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Help - Gelly Never Dries


sdbos777
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I got a red Gelly pen and a circle template to make the plain tires in the AMT 1967  Oldsmobile 442 kit into redline tires.  The red lines came out great, but - THEY AREN'T DRYING.  Even after a week the red lines are wet.  I've tried sitting them in front of a space heater, blowing warm dry air over them for hours, but they're still wet.  Has anyone else had this problem?  How did you deal with it?  does Gelly EVER dry?!

 

Gelly Never Dries.jpg

Olds 442.jpg

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Well, after some more googling I found threads about how enamel and oil-based paints won't dry on rubber, or really on any glossy surface.  No idea why that didn't come up during my initial "which pen do i need" search.  Anyway, I've ordered a could of red pens that are acrylic based, from JetPens:

https://www.jetpens.com/Sakura-Pen-Touch-Paint-Marker-Medium-Point-2.0-mm-Red/pd/14161

https://www.jetpens.com/Molotow-ONE4ALL-Acrylic-Paint-Marker-127HS-1.5-mm-Traffic-Red-013/pd/16014

Together they were $16.  Hopefully they'll do.  

Now I'm going to scrub the useless red gelly ink off my tires.

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First thing is, those tires are not rubber, they're vinyl, as most kit tires are. I have a set of tires on a Corvette I used white testors paint on that I built in the early '80s that are still sticky.

Lacquer and acrylics will dry just fine on those tires. You could try spraying the tires with a couple coats of lacquer or acrylic dullcoat first, then the jell pen should work fine,, but I'd try it first because different brands may work differently.

Or just use an acrylic. I did these white walls with acrylic and they worked just fine.

IMG 1159

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   I found some Molotow white refill made for their re-fillable

markers that are available. (I have some of those also)

  My curious nature made me try it by just brushing a bit

into the hollow of the outline letters of these big Pro-street

Firestone tires.  It laid in the letters with little effort!!

  But best of all, it dried completely and quickly!

100_5502.JPG

100_5509.JPG

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  • 2 weeks later...

El Caballo - I highly recommend this kit.  It is nicely detailed, well molded, and well designed.  There are positive contacts for nearly all parts, and everything fits together as it should.  Well, mostly - the front-end bumper/grill assembly does not fit well and took much finagling, and I still did not get it quite right.  But everything else all went together perfectly and easily.  This kit was a joy to build.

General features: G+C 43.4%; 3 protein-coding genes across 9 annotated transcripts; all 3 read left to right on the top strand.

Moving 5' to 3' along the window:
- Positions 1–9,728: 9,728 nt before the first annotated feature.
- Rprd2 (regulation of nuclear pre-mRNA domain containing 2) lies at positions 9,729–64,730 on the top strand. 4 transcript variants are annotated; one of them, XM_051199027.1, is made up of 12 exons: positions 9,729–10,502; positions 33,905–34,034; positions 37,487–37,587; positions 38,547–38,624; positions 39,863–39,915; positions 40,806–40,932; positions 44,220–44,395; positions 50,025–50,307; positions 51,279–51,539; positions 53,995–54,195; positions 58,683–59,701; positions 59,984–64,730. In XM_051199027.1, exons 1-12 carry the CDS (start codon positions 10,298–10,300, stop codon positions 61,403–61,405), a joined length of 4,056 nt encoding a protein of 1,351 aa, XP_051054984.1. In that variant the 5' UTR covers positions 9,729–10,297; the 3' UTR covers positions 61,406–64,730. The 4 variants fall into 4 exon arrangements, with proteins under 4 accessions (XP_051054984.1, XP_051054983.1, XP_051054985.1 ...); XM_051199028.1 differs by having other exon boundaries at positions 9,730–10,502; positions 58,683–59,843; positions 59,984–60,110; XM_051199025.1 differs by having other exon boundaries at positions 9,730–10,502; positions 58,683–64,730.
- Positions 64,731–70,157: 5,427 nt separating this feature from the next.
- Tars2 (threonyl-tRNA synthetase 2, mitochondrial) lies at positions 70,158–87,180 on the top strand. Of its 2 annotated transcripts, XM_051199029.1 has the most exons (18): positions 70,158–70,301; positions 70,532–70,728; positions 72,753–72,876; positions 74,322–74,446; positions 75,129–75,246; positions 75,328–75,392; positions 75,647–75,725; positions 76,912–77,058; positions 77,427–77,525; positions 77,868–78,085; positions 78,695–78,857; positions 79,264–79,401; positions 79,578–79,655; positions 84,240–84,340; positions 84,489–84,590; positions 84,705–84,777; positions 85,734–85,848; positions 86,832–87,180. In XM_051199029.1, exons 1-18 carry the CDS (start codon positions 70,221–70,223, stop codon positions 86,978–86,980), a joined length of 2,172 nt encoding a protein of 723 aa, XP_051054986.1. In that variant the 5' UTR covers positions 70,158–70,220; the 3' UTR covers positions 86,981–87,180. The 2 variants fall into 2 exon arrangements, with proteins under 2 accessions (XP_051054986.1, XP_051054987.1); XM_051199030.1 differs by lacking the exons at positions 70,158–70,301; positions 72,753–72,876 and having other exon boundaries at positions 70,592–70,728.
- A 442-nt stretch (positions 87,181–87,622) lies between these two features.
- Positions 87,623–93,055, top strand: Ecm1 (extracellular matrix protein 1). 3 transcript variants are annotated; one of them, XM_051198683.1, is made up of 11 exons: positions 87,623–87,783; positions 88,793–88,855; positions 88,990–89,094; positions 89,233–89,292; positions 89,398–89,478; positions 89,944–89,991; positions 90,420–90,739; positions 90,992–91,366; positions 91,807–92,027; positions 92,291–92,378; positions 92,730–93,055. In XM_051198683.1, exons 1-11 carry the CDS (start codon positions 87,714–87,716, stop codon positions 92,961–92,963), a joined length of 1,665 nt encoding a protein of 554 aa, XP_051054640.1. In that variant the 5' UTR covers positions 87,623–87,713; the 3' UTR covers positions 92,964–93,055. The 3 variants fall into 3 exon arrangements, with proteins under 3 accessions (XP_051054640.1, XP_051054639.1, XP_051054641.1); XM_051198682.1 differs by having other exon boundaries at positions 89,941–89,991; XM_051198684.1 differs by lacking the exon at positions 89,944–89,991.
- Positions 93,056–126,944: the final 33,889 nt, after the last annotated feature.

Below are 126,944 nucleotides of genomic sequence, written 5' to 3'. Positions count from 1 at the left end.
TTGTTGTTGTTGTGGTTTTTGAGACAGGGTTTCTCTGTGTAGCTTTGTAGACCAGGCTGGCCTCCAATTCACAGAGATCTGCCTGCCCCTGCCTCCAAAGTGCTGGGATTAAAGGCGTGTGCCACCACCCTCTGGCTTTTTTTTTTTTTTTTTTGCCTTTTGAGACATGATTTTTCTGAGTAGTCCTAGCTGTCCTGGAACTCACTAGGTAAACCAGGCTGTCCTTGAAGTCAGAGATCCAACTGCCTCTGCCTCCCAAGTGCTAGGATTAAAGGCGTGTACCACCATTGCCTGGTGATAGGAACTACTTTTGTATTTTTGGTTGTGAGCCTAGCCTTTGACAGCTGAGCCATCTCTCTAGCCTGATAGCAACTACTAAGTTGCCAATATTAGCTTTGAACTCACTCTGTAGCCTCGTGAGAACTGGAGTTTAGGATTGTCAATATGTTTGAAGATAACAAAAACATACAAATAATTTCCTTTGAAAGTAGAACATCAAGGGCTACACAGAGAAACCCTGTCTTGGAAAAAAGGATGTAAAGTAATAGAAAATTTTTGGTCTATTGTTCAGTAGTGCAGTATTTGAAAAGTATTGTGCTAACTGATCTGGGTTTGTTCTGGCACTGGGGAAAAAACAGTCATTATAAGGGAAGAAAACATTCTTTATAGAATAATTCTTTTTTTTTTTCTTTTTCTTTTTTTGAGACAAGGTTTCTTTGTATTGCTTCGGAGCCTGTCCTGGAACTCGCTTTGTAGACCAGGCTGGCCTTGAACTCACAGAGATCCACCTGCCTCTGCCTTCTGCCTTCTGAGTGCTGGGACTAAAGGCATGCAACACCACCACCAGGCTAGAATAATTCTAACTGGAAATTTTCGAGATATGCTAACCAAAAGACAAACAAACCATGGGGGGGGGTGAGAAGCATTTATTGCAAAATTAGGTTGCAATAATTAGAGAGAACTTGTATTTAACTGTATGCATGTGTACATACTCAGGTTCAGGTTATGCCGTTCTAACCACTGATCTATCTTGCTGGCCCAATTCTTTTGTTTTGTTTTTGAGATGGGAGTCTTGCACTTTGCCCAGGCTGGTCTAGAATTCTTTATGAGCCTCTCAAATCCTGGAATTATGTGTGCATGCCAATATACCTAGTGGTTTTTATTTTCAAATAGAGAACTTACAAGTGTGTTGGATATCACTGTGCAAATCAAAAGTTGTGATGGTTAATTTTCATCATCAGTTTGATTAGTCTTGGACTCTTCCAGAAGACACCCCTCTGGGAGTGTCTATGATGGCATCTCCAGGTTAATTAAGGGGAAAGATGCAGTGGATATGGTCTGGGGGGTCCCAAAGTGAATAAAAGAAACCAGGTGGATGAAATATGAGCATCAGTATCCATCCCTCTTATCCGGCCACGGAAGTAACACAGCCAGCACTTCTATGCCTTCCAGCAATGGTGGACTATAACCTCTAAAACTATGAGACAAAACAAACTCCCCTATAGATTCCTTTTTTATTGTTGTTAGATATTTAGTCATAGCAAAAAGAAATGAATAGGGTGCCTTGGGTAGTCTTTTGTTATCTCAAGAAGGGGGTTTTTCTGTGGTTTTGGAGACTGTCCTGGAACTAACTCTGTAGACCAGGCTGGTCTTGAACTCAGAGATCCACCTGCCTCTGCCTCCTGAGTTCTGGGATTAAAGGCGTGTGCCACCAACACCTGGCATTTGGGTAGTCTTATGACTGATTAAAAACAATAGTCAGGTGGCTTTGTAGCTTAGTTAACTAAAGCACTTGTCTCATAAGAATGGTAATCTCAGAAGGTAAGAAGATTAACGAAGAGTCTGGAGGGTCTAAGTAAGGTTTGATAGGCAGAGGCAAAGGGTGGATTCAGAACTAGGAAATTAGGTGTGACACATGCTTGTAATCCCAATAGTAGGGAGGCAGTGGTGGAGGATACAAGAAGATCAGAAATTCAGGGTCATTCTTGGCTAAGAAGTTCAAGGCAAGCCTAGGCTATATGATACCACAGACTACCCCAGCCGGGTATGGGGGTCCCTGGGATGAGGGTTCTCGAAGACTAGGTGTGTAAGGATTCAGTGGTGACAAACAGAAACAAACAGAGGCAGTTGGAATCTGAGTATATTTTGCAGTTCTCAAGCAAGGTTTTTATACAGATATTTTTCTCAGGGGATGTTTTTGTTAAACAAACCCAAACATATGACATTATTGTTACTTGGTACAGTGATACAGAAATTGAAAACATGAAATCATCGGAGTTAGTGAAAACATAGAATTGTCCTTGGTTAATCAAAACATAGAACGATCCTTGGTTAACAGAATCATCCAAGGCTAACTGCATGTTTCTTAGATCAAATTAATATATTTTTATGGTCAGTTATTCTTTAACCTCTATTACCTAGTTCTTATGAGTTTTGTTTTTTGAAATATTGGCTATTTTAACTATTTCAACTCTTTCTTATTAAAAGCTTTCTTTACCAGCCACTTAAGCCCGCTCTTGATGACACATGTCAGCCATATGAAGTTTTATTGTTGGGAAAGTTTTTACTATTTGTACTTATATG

Olds 67 442 - a.jpg

 

Olds 67 442 - c.jpg

Olds_67_442_-_d.thumb.jpg.c1953eac16e05b

Edited by sdbos777
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Maybe it just won't dry on rubber ???

For starters, the tires in question (shown in the picture) are not rubber, but a soft PVC (Vinyl).  Gel pens aren't "ink", but rather an oil-based paint.   It's the old syndrome that we older modelers discovered way back in the 60's--enamel paint (Pactra or Testors were our choices back then) simply would NOT dry hard on PVC tires, when we tried to whitewall them.  This was, and is, for the same reason that occasionally, PVC tires in model car kits, if they laid in direct contact with say, the body shell or the clear styrene windshield glass would eventually "attack" those parts, leaving a softened, but nagging imprint of their tread or sidewall behind.

Water-borne acrylic paint does not have this problem, be it from a bottle, or from the recently available Molotow acrylic paint pens.

Art

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For starters, the tires in question (shown in the picture) are not rubber, but a soft PVC (Vinyl).  Gel pens aren't "ink", but rather an oil-based paint.   It's the old syndrome that we older modelers discovered way back in the 60's--enamel paint (Pactra or Testors were our choices back then) simply would NOT dry hard on PVC tires, when we tried to whitewall them.  This was, and is, for the same reason that occasionally, PVC tires in model car kits, if they laid in direct contact with say, the body shell or the clear styrene windshield glass would eventually "attack" those parts, leaving a softened, but nagging imprint of their tread or sidewall behind.

Water-borne acrylic paint does not have this problem, be it from a bottle, or from the recently available Molotow acrylic paint pens.  The same is generally true of lacquer-based paint.

Art

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